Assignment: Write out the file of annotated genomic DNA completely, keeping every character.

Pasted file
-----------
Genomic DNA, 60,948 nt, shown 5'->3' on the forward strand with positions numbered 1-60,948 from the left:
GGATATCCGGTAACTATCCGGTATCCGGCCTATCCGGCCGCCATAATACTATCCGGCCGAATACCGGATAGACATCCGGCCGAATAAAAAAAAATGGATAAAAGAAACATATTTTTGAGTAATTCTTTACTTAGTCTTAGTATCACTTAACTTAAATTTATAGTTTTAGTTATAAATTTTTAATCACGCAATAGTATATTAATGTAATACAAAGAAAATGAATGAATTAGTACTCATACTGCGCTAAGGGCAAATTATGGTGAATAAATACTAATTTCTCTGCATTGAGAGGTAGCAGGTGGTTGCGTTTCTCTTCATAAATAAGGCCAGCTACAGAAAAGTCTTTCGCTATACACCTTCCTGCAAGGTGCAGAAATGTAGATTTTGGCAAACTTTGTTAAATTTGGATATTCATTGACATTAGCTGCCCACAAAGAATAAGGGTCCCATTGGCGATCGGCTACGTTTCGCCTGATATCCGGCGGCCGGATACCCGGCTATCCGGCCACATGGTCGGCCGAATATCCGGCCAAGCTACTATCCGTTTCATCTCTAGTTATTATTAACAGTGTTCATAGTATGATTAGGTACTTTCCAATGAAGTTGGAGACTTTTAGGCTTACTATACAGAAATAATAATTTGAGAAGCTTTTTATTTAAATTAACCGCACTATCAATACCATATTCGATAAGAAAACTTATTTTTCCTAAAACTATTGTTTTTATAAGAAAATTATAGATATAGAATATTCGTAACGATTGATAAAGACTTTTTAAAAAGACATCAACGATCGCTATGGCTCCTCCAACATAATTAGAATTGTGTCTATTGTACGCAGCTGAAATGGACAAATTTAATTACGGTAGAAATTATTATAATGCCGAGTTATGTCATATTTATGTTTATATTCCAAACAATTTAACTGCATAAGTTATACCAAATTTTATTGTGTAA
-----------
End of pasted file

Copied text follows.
Genomic DNA, 60,948 nt, shown 5'->3' on the forward strand with positions numbered 1-60,948 from the left:
GGATATCCGGTAACTATCCGGTATCCGGCCTATCCGGCCGCCATAATACTATCCGGCCGAATACCGGATAGACATCCGGCCGAATAAAAAAAAATGGATAAAAGAAACATATTTTTGAGTAATTCTTTACTTAGTCTTAGTATCACTTAACTTAAATTTATAGTTTTAGTTATAAATTTTTAATCACGCAATAGTATATTAATGTAATACAAAGAAAATGAATGAATTAGTACTCATACTGCGCTAAGGGCAAATTATGGTGAATAAATACTAATTTCTCTGCATTGAGAGGTAGCAGGTGGTTGCGTTTCTCTTCATAAATAAGGCCAGCTACAGAAAAGTCTTTCGCTATACACCTTCCTGCAAGGTGCAGAAATGTAGATTTTGGCAAACTTTGTTAAATTTGGATATTCATTGACATTAGCTGCCCACAAAGAATAAGGGTCCCATTGGCGATCGGCTACGTTTCGCCTGATATCCGGCGGCCGGATACCCGGCTATCCGGCCACATGGTCGGCCGAATATCCGGCCAAGCTACTATCCGTTTCATCTCTAGTTATTATTAACAGTGTTCATAGTATGATTAGGTACTTTCCAATGAAGTTGGAGACTTTTAGGCTTACTATACAGAAATAATAATTTGAGAAGCTTTTTATTTAAATTAACCGCACTATCAATACCATATTCGATAAGAAAACTTATTTTTCCTAAAACTATTGTTTTTATAAGAAAATTATAGATATAGAATATTCGTAACGATTGATAAAGACTTTTTAAAAAGACATCAACGATCGCTATGGCTCCTCCAACATAATTAGAATTGTGTCTATTGTACGCAGCTGAAATGGACAAATTTAATTACGGTAGAAATTATTATAATGCCGAGTTATGTCATATTTATGTTTATATTCCAAACAATTTAACTGCATAAGTTATACCAAATTTTATTGTGTAA